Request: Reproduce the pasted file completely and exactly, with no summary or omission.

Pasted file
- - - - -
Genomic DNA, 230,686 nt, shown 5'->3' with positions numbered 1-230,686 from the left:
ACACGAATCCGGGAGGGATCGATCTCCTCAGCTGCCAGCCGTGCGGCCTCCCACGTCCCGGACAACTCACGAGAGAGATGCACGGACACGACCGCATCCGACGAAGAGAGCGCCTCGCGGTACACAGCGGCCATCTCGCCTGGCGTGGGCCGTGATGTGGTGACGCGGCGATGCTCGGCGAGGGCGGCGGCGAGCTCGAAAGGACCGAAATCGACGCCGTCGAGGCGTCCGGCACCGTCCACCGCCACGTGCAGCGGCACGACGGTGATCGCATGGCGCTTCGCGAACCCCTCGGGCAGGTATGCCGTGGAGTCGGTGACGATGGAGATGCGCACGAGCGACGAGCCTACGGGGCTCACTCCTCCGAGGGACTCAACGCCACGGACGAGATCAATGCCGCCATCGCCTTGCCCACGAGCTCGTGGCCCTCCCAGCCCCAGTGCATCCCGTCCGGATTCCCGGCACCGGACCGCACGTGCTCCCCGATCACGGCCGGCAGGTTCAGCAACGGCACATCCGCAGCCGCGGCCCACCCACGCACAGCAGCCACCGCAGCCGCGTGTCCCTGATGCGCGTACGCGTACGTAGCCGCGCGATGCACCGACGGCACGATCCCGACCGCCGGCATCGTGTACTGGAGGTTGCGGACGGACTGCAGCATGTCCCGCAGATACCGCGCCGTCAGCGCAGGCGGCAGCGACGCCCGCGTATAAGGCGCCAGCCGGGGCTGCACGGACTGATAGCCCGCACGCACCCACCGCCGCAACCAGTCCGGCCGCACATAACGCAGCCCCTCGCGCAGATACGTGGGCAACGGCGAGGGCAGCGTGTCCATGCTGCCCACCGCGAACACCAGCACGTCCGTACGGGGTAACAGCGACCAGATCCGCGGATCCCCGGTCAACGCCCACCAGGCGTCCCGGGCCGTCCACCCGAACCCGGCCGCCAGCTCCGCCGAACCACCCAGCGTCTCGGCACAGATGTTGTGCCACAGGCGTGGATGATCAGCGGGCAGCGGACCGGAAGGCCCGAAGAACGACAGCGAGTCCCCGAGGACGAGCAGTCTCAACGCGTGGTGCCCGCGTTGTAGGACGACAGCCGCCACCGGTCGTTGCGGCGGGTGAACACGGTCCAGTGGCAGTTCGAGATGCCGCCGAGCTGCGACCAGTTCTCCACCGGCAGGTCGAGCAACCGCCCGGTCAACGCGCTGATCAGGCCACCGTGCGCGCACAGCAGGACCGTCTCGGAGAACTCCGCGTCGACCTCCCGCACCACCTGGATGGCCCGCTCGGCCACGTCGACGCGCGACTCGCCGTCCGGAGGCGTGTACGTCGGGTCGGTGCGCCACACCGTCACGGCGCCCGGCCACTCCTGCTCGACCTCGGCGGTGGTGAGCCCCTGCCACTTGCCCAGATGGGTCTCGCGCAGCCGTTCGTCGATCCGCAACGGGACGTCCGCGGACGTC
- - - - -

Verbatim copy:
Genomic DNA, 230,686 nt, shown 5'->3' with positions numbered 1-230,686 from the left:
ACACGAATCCGGGAGGGATCGATCTCCTCAGCTGCCAGCCGTGCGGCCTCCCACGTCCCGGACAACTCACGAGAGAGATGCACGGACACGACCGCATCCGACGAAGAGAGCGCCTCGCGGTACACAGCGGCCATCTCGCCTGGCGTGGGCCGTGATGTGGTGACGCGGCGATGCTCGGCGAGGGCGGCGGCGAGCTCGAAAGGACCGAAATCGACGCCGTCGAGGCGTCCGGCACCGTCCACCGCCACGTGCAGCGGCACGACGGTGATCGCATGGCGCTTCGCGAACCCCTCGGGCAGGTATGCCGTGGAGTCGGTGACGATGGAGATGCGCACGAGCGACGAGCCTACGGGGCTCACTCCTCCGAGGGACTCAACGCCACGGACGAGATCAATGCCGCCATCGCCTTGCCCACGAGCTCGTGGCCCTCCCAGCCCCAGTGCATCCCGTCCGGATTCCCGGCACCGGACCGCACGTGCTCCCCGATCACGGCCGGCAGGTTCAGCAACGGCACATCCGCAGCCGCGGCCCACCCACGCACAGCAGCCACCGCAGCCGCGTGTCCCTGATGCGCGTACGCGTACGTAGCCGCGCGATGCACCGACGGCACGATCCCGACCGCCGGCATCGTGTACTGGAGGTTGCGGACGGACTGCAGCATGTCCCGCAGATACCGCGCCGTCAGCGCAGGCGGCAGCGACGCCCGCGTATAAGGCGCCAGCCGGGGCTGCACGGACTGATAGCCCGCACGCACCCACCGCCGCAACCAGTCCGGCCGCACATAACGCAGCCCCTCGCGCAGATACGTGGGCAACGGCGAGGGCAGCGTGTCCATGCTGCCCACCGCGAACACCAGCACGTCCGTACGGGGTAACAGCGACCAGATCCGCGGATCCCCGGTCAACGCCCACCAGGCGTCCCGGGCCGTCCACCCGAACCCGGCCGCCAGCTCCGCCGAACCACCCAGCGTCTCGGCACAGATGTTGTGCCACAGGCGTGGATGATCAGCGGGCAGCGGACCGGAAGGCCCGAAGAACGACAGCGAGTCCCCGAGGACGAGCAGTCTCAACGCGTGGTGCCCGCGTTGTAGGACGACAGCCGCCACCGGTCGTTGCGGCGGGTGAACACGGTCCAGTGGCAGTTCGAGATGCCGCCGAGCTGCGACCAGTTCTCCACCGGCAGGTCGAGCAACCGCCCGGTCAACGCGCTGATCAGGCCACCGTGCGCGCACAGCAGGACCGTCTCGGAGAACTCCGCGTCGACCTCCCGCACCACCTGGATGGCCCGCTCGGCCACGTCGACGCGCGACTCGCCGTCCGGAGGCGTGTACGTCGGGTCGGTGCGCCACACCGTCACGGCGCCCGGCCACTCCTGCTCGACCTCGGCGGTGGTGAGCCCCTGCCACTTGCCCAGATGGGTCTCGCGCAGCCGTTCGTCGATCCGCAACGGGACGTCCGCGGACGTC